NVA, however, continued their involvement with the site, working with local community groups, raising funds and developing plans for the partial restoration of the seminary buildings and interventions in the surrounding landscape. In 2010, NVA presented these plans at the 12th International Architecture Exhibition at the Venice Biennale. In 2012, the Scottish Government gave £500,000 for the building's regeneration by a Historic Scotland building grant.[15] Also in 2012, NVA began working in partnership with the Universities of Glasgow, Edinburgh, and Strathclyde on the 'Invisible College',[16] a research network which aims to radically reinvent the college's original teaching function for the present day. A 'college without walls', the Invisible College has involved organised events bringing together academics, local residents, architects, artists, and other interested parties on site for debate, discussion, and collaborative investigations in the landscape. There have been public talks about ruins, architecture and landscape in the nearby villages of Cardross and Renton, and in the Lighthouse in Glasgow. The college has also produced an 'audio drift',[17] a sound work layering together environmental recordings and interviews, designed to be listened to on portable MP3 players whilst walking through the landscape, and a guided walk[18] around the Kilmahew estate, in collaboration with the Royal Geographical Society. Local residents from Cardross have begun cultivating food in the ruined walled garden of the former estate, which once supplied food for Kilmahew House and later the seminary. Following on from this, in 2013, the Invisible College organised a series of events exploring the horticultural and food-producing aspects of the site. The Invisible College has been funded by the UK Arts and Humanities Research Council (AHRC).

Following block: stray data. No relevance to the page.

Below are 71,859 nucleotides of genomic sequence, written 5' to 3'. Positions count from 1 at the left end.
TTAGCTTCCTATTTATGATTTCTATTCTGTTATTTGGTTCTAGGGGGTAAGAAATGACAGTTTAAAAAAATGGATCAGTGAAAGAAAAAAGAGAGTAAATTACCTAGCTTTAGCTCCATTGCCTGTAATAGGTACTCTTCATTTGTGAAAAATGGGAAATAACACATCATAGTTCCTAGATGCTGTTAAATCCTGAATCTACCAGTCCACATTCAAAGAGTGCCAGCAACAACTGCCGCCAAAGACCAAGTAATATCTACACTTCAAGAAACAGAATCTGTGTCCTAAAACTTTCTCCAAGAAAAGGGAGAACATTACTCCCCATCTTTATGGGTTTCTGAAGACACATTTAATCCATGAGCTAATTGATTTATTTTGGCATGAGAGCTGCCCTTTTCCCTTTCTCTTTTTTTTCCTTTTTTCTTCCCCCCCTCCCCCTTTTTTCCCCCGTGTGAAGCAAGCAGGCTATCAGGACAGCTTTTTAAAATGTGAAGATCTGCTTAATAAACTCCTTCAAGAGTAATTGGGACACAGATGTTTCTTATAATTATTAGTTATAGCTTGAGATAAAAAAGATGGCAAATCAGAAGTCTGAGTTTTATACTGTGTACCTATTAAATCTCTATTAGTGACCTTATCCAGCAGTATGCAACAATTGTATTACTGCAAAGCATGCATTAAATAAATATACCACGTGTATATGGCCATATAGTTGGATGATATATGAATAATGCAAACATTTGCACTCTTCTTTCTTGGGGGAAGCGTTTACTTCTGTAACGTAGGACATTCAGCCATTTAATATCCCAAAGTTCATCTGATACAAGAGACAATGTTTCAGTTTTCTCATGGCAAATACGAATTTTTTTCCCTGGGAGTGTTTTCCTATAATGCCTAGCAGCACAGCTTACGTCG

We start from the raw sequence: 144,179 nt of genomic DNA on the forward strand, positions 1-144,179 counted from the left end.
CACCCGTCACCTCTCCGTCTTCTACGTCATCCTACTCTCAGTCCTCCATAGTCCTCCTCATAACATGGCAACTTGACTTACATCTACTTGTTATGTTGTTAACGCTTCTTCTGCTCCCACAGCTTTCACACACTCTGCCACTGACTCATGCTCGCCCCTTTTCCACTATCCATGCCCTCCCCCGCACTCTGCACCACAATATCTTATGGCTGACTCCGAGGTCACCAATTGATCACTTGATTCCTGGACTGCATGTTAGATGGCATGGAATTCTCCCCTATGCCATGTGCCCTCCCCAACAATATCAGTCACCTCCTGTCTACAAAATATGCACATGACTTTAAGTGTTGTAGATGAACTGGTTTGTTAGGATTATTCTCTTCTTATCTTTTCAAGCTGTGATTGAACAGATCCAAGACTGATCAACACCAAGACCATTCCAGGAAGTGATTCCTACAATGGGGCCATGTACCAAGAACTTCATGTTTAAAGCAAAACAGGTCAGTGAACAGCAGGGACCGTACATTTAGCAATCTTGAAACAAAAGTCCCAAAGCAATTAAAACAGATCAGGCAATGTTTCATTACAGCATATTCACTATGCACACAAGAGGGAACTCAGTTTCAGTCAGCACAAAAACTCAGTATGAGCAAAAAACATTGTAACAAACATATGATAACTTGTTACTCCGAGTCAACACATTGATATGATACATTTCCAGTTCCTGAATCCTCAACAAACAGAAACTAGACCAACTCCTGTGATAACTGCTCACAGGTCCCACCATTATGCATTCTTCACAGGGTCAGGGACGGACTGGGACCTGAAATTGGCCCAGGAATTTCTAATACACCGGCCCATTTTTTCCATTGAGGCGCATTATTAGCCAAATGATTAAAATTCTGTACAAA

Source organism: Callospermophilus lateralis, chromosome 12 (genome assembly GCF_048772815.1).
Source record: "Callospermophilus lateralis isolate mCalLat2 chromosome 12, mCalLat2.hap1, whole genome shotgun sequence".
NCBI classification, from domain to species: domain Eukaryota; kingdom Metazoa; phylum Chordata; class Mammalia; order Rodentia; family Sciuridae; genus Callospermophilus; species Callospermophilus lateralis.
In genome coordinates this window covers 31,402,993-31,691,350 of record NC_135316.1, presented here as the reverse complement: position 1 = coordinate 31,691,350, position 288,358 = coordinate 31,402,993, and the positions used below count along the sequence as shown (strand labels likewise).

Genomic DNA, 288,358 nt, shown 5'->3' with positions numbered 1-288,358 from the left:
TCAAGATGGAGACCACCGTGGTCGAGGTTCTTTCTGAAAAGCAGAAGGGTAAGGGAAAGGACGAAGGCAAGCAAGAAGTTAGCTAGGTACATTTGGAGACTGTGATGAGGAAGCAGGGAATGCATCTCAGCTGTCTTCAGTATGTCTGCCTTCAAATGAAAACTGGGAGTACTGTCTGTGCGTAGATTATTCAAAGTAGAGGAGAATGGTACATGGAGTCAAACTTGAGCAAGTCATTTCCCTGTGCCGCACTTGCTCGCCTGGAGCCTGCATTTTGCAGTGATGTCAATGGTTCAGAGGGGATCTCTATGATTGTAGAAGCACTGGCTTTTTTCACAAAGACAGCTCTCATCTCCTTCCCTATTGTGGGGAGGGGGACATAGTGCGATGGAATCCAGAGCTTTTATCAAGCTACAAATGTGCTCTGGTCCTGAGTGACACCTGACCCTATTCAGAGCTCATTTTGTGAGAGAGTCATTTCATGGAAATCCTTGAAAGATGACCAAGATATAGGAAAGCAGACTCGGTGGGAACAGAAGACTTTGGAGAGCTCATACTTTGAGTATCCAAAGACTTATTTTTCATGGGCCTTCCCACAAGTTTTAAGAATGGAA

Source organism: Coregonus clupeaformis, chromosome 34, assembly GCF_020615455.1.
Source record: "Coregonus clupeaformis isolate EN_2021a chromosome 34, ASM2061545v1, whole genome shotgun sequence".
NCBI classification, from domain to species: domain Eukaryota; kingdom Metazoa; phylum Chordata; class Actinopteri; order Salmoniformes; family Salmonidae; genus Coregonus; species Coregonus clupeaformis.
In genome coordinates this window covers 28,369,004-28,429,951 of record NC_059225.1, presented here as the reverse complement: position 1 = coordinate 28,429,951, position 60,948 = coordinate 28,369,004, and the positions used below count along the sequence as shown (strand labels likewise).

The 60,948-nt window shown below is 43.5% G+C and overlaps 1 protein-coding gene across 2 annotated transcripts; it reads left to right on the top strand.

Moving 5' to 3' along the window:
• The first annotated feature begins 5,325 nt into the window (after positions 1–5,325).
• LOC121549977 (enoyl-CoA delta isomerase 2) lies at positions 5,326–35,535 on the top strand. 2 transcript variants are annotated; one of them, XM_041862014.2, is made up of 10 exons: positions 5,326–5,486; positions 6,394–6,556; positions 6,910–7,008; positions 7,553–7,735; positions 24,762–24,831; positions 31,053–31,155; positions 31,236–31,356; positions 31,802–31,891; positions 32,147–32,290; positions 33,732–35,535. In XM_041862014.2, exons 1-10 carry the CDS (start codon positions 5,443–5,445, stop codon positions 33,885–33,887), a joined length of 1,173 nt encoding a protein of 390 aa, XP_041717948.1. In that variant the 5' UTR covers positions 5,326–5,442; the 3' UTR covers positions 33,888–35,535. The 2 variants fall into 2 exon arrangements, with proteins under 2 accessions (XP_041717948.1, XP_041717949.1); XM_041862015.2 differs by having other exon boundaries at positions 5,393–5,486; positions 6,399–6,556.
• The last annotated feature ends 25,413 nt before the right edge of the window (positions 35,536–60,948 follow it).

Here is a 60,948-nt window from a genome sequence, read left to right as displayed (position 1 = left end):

A planning application was submitted in February 2013 by Avanti Architects and ERZ Landscape Architects for the regeneration of the Seminary.[19] Funding was secured from the Heritage Lottery Fund and Creative Scotland. In early 2015, the site was handed over to artist Angus Farquhar, with the intention that part of it would become an arts venue.[20] A major clean-up was completed in 2016 which included the cleaning and de-risking of the buildings, consolidating salvageable vaults and documenting the surviving buildings. NVA presented a sound and light event for the public which was sold out.[21] However, in June 2018, NVA closed down, saying the challenges facing the company were compounded when a core funding bid to Creative Scotland failed.[22]